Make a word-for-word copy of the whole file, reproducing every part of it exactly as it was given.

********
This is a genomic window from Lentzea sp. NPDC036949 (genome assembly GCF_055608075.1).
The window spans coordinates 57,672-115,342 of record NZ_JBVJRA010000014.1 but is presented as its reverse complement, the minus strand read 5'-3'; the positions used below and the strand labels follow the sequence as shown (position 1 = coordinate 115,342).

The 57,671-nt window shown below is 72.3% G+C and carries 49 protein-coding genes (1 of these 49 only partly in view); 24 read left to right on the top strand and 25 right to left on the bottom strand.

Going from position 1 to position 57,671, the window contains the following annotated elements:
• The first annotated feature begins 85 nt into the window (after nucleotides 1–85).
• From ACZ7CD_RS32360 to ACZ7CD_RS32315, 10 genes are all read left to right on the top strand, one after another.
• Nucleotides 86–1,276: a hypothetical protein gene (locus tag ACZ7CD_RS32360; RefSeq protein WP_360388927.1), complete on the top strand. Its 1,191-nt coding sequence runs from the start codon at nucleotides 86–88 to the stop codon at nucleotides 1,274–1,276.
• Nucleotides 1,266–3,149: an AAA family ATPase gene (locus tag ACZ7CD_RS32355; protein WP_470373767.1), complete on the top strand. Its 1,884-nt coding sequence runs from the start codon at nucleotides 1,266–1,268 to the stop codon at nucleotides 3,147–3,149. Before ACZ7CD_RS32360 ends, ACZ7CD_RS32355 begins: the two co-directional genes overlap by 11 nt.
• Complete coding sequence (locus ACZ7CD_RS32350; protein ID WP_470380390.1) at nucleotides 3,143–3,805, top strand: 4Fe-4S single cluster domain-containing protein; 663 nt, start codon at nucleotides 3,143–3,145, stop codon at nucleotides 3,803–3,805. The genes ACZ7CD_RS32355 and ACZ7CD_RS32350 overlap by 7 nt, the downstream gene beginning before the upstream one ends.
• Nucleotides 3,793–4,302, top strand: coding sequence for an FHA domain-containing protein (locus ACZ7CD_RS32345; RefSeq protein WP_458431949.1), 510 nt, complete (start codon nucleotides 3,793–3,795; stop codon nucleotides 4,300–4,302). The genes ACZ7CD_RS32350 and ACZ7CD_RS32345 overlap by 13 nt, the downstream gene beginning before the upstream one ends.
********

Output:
This is a genomic window from Lentzea sp. NPDC036949 (genome assembly GCF_055608075.1).
The window spans coordinates 57,672-115,342 of record NZ_JBVJRA010000014.1 but is presented as its reverse complement, the minus strand read 5'-3'; the positions used below and the strand labels follow the sequence as shown (position 1 = coordinate 115,342).

The 57,671-nt window shown below is 72.3% G+C and carries 49 protein-coding genes (1 of these 49 only partly in view); 24 read left to right on the top strand and 25 right to left on the bottom strand.

Going from position 1 to position 57,671, the window contains the following annotated elements:
• The first annotated feature begins 85 nt into the window (after nucleotides 1–85).
• From ACZ7CD_RS32360 to ACZ7CD_RS32315, 10 genes are all read left to right on the top strand, one after another.
• Nucleotides 86–1,276: a hypothetical protein gene (locus tag ACZ7CD_RS32360; RefSeq protein WP_360388927.1), complete on the top strand. Its 1,191-nt coding sequence runs from the start codon at nucleotides 86–88 to the stop codon at nucleotides 1,274–1,276.
• Nucleotides 1,266–3,149: an AAA family ATPase gene (locus tag ACZ7CD_RS32355; protein WP_470373767.1), complete on the top strand. Its 1,884-nt coding sequence runs from the start codon at nucleotides 1,266–1,268 to the stop codon at nucleotides 3,147–3,149. Before ACZ7CD_RS32360 ends, ACZ7CD_RS32355 begins: the two co-directional genes overlap by 11 nt.
• Complete coding sequence (locus ACZ7CD_RS32350; protein ID WP_470380390.1) at nucleotides 3,143–3,805, top strand: 4Fe-4S single cluster domain-containing protein; 663 nt, start codon at nucleotides 3,143–3,145, stop codon at nucleotides 3,803–3,805. The genes ACZ7CD_RS32355 and ACZ7CD_RS32350 overlap by 7 nt, the downstream gene beginning before the upstream one ends.
• Nucleotides 3,793–4,302, top strand: coding sequence for an FHA domain-containing protein (locus ACZ7CD_RS32345; RefSeq protein WP_458431949.1), 510 nt, complete (start codon nucleotides 3,793–3,795; stop codon nucleotides 4,300–4,302). The genes ACZ7CD_RS32350 and ACZ7CD_RS32345 overlap by 13 nt, the downstream gene beginning before the upstream one ends.